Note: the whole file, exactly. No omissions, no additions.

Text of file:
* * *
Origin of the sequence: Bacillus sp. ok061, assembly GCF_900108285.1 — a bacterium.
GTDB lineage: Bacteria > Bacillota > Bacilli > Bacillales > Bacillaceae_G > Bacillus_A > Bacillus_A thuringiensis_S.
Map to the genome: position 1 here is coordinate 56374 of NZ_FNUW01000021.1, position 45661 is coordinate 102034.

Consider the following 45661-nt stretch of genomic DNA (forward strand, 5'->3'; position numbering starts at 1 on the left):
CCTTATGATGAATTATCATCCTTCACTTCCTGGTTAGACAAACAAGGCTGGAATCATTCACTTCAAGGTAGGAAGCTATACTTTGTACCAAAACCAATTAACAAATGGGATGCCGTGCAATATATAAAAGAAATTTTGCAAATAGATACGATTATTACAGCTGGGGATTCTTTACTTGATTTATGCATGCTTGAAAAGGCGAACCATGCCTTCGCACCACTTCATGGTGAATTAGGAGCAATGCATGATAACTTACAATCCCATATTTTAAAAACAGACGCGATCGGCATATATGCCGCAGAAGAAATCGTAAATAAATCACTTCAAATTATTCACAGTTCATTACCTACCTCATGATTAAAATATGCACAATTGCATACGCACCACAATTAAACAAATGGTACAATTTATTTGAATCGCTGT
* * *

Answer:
Origin of the sequence: Bacillus sp. ok061, assembly GCF_900108285.1 — a bacterium.
GTDB lineage: Bacteria > Bacillota > Bacilli > Bacillales > Bacillaceae_G > Bacillus_A > Bacillus_A thuringiensis_S.
Map to the genome: position 1 here is coordinate 56374 of NZ_FNUW01000021.1, position 45661 is coordinate 102034.

Consider the following 45661-nt stretch of genomic DNA (forward strand, 5'->3'; position numbering starts at 1 on the left):
CCTTATGATGAATTATCATCCTTCACTTCCTGGTTAGACAAACAAGGCTGGAATCATTCACTTCAAGGTAGGAAGCTATACTTTGTACCAAAACCAATTAACAAATGGGATGCCGTGCAATATATAAAAGAAATTTTGCAAATAGATACGATTATTACAGCTGGGGATTCTTTACTTGATTTATGCATGCTTGAAAAGGCGAACCATGCCTTCGCACCACTTCATGGTGAATTAGGAGCAATGCATGATAACTTACAATCCCATATTTTAAAAACAGACGCGATCGGCATATATGCCGCAGAAGAAATCGTAAATAAATCACTTCAAATTATTCACAGTTCATTACCTACCTCATGATTAAAATATGCACAATTGCATACGCACCACAATTAAACAAATGGTACAATTTATTTGAATCGCTGT